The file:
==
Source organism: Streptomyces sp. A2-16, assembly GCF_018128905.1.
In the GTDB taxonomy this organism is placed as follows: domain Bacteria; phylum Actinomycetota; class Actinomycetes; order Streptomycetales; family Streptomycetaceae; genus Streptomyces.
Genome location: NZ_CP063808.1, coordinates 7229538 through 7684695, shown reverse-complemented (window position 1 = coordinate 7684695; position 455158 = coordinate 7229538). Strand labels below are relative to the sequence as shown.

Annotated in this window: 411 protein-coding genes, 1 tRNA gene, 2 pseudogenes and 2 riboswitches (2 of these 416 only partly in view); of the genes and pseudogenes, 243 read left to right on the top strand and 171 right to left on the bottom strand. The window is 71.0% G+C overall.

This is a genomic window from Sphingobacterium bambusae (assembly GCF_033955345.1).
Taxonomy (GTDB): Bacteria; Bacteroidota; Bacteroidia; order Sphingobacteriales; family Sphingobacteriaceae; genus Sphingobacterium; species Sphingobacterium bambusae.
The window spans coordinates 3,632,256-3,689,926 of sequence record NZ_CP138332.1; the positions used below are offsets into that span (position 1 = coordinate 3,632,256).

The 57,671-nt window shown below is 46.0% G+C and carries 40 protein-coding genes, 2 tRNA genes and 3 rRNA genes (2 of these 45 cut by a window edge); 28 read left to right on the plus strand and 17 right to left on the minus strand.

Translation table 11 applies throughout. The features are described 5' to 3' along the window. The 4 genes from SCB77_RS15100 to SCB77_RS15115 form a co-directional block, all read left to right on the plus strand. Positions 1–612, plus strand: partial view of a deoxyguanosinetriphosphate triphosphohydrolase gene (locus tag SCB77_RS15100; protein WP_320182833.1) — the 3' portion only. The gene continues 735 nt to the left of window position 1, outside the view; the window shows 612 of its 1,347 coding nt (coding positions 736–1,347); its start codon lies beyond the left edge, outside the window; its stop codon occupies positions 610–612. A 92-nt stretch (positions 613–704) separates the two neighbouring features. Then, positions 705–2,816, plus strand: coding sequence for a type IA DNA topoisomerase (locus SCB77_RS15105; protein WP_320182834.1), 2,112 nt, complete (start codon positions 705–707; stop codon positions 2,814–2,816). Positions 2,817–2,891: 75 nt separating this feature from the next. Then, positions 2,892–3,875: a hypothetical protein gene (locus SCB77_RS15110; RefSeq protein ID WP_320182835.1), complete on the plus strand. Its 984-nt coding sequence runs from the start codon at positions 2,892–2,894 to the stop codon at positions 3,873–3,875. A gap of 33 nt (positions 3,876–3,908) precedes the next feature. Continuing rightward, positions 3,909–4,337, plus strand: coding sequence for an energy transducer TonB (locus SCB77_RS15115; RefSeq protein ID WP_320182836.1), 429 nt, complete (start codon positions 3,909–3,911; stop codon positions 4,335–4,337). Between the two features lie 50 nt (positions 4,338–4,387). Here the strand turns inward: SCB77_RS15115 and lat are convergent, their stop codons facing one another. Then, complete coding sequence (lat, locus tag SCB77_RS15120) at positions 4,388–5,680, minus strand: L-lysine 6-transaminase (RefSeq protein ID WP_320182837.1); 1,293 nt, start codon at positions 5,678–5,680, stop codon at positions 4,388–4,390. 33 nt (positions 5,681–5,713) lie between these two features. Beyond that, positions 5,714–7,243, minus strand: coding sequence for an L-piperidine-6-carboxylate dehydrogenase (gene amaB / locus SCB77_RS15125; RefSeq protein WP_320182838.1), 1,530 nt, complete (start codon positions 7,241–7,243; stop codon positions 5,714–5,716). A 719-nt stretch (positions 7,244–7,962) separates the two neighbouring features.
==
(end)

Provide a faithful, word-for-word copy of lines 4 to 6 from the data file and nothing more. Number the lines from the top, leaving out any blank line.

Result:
Annotated in this window: 411 protein-coding genes, 1 tRNA gene, 2 pseudogenes and 2 riboswitches (2 of these 416 only partly in view); of the genes and pseudogenes, 243 read left to right on the top strand and 171 right to left on the bottom strand. The window is 71.0% G+C overall.

This is a genomic window from Sphingobacterium bambusae (assembly GCF_033955345.1).
Taxonomy (GTDB): Bacteria; Bacteroidota; Bacteroidia; order Sphingobacteriales; family Sphingobacteriaceae; genus Sphingobacterium; species Sphingobacterium bambusae.